1. 2777 POINTS
    Terry A. McCarthy, CLU, ChFC
    President, Insurance Associates Agency Inc., West Chester, OH
    Roommates should have separate tenant insurance policies. There is no "insurable interest" in the property of the other on which to base a legal basis to pay a claim. Moreover, liability of the one without insurance will be uninsured and there are no legal means available to a policyholder to assume liability or transfer rights under a policy.
    Answered on February 1, 2015
  2. 14231 POINTS
    Tom Sheehan
    Agency Owner, The Thomas G Sheehan Agency, 27 Glen Road Sandy Hook, CT 06482
    For the most part, yes, roommates should buy their own policies. It is always a good idea to talk to your Insurance Professional about the specific laws in your state and terms and conditions of your contract. However, having your pwn policies means that in the event of a loss, there would be less liklihood of having to try to determine which of you owned what.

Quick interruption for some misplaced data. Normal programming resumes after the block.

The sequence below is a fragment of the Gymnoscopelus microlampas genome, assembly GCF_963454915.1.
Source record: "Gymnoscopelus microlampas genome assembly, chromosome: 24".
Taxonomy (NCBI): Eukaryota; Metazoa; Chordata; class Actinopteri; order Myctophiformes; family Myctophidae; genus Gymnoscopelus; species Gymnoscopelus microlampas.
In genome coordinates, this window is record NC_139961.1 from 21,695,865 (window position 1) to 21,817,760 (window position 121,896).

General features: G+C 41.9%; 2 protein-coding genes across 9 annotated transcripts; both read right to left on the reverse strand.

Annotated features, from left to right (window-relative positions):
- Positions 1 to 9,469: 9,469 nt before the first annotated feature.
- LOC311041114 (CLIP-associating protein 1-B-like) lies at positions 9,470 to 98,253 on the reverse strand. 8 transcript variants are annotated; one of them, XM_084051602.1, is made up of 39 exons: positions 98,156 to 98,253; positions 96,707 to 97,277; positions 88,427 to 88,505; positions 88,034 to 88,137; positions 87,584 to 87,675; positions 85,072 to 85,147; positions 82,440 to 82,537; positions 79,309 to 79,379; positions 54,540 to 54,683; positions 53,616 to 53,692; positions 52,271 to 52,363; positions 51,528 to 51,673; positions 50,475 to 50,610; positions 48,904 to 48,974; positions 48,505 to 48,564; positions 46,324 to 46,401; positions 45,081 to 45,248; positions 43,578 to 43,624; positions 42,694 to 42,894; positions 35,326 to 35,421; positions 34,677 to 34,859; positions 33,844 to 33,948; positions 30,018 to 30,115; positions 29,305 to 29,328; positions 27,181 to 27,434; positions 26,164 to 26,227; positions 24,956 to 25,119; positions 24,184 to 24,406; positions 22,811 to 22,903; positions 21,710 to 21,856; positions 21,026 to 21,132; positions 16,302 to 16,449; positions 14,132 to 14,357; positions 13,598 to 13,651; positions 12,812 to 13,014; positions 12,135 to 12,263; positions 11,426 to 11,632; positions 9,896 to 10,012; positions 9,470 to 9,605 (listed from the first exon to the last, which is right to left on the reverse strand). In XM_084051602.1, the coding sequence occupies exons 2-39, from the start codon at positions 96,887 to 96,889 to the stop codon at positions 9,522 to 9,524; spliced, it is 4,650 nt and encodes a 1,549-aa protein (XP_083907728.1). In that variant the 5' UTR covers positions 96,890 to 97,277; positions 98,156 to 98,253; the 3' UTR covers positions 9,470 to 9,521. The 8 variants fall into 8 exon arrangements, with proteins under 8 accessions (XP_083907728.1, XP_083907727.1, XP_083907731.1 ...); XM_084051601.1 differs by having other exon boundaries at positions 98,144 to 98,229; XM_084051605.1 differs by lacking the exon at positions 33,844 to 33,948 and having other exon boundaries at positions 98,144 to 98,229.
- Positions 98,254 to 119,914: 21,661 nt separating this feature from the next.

Answered on February 5, 2015
  3. 37376 POINTS
    David G. Pipes, CLU®, RICP®
    Business Development Officer, T.D. McNeil Insurance Services, Fresno, California
    There isn’t a legal definition for “roommate.” The person who needs to have a renter’s policy is the person whose name is on the lease and who has personal property on the premises. The personal property of a “roommate” is not covered by the policy although it is difficult to establish who owns what. The only person who must have the liability protection is the person on the lease.
    Answered on February 12, 2015
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